4. It's one of the few Depression symptoms to which most of society seems completely oblivious. When I mention my problems online, the vast majority of responses confuse it with ennui, and recommend that I simply try something new. Considering there's no good medication for it yet and so little is known about it, it seems to be rare. Is it? Even, very rare? I hesitate to say something like that, but since it's so hard to find info about it, I can't help but ask the question. What do you think?
  5. I know what you mean. Personally, the slide into it was so gradual that I didn't even know what was happening. It seemed only natural for the zeitgeist of the social media age that I should come away cold and unfeeling. And honestly, I do think that's a part of the problem, but it's far from all. When I moved houses last year, I spent two weeks with no internet reading as many classic novels as I could, and none of them let me feel anything. Only after that was I confident there was a problem. Once I figured that out, I searched my memory, and immediately realized how much sensation had slowly drained away from my life. It's so uncommon that I find the average person can't relate to it in any way. My advice is to take up meditation, improve your diet, and exercise more. If you have excessive free time, get a job. The meditation should keep you from panicking and letting negative emotions overcome you, and reaching the jhanas is something you can aspire to. Diet and exercise fix a lot of the basic physical problems, and having a job will also keep your mind occupied while putting aside money for when you can feel again. I'm no expert, like all of us here, that's just what has worked so far.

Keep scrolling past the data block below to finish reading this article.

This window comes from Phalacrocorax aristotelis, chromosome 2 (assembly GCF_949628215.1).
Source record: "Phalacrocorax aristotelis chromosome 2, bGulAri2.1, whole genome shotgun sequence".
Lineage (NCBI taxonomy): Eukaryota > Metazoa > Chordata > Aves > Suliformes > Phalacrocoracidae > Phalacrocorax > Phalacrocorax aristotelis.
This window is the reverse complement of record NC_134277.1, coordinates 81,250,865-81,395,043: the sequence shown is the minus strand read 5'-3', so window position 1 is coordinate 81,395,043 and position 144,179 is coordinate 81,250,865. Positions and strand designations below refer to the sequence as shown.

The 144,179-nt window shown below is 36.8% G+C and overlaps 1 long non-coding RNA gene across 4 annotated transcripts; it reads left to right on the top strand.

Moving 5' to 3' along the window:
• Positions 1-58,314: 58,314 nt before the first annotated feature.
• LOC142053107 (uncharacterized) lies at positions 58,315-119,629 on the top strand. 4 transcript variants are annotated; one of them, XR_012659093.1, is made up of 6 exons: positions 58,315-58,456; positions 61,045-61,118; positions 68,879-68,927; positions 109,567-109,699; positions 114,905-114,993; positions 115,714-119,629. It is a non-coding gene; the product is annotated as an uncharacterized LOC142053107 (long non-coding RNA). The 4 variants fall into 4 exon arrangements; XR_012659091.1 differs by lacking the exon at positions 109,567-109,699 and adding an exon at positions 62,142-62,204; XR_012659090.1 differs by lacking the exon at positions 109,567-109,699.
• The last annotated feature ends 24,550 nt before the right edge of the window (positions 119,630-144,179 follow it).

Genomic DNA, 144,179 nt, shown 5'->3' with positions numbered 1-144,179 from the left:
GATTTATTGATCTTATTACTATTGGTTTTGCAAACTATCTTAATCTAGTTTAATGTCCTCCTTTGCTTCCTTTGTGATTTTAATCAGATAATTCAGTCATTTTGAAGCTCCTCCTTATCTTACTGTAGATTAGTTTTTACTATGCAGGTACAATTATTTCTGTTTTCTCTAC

6. Hi guys, I'm an 18 year-old guy about to graduate from high school, and the past few years have been tough. My biggest passion in the world - literature - abruptly stopped being enjoyable, and I fretted over that for several years. Meanwhile, almost every other pleasure I'd ever known quickly faded in the background. TV shows, podcasts, web sites, listening to a good story, talking to people, laughing, along with more obscure pleasures like the comfort you get from the sounds of falling rain, or from lying down in a hot shower. Lately, they're speeding up as well, since I've started spending my free time lying in bed. I agonized a lot these past few years, and only a month or two ago realized that it wasn't all in my head (or was, but you know what I mean). In addition to this, my passions, beliefs, and emotions have all faded to nothing, unresponsive to external stimuli. When a good thing happens, I don't feel joy, but a vague impression that something good has happened. Bad things may make me uncomfortable, anxious, or frustrated, but true sadness and anger are foreign to me. I very strongly believe that my problem is physiological in nature, and I'm seeing a doctor soon to try and get a prescription for something that affects dopamine. I'm about to start a new job (I heard it's helpful for depression) as well, and will head off to college at the end of summer, so it's really important that I do what I can and hopefully find a quick solution so I won't waste my college years like I wasted mine in high school. That said, I would really, really appreciate some advice. What are some things you wish you would've known when you first had this disease? What would you recommend I try in my situation? With the minimal amount of success stories for Anhedonia, I'm feeling quite awful right now, and any personal direction would be sincerely appreciated.
  7. I'm a student about to graduate from high school, and my problem is Anhedonia. I've gotten sick of just venting about my problem on miscellaneous sites, and now I'm dead set on finding a solution. This form of depression appears pretty elusive, and honestly, I'm scared for my future. Still, there are many things I haven't tried yet, and I'm eager to learn with all of you as we attempt to overcome our issues. So, hi!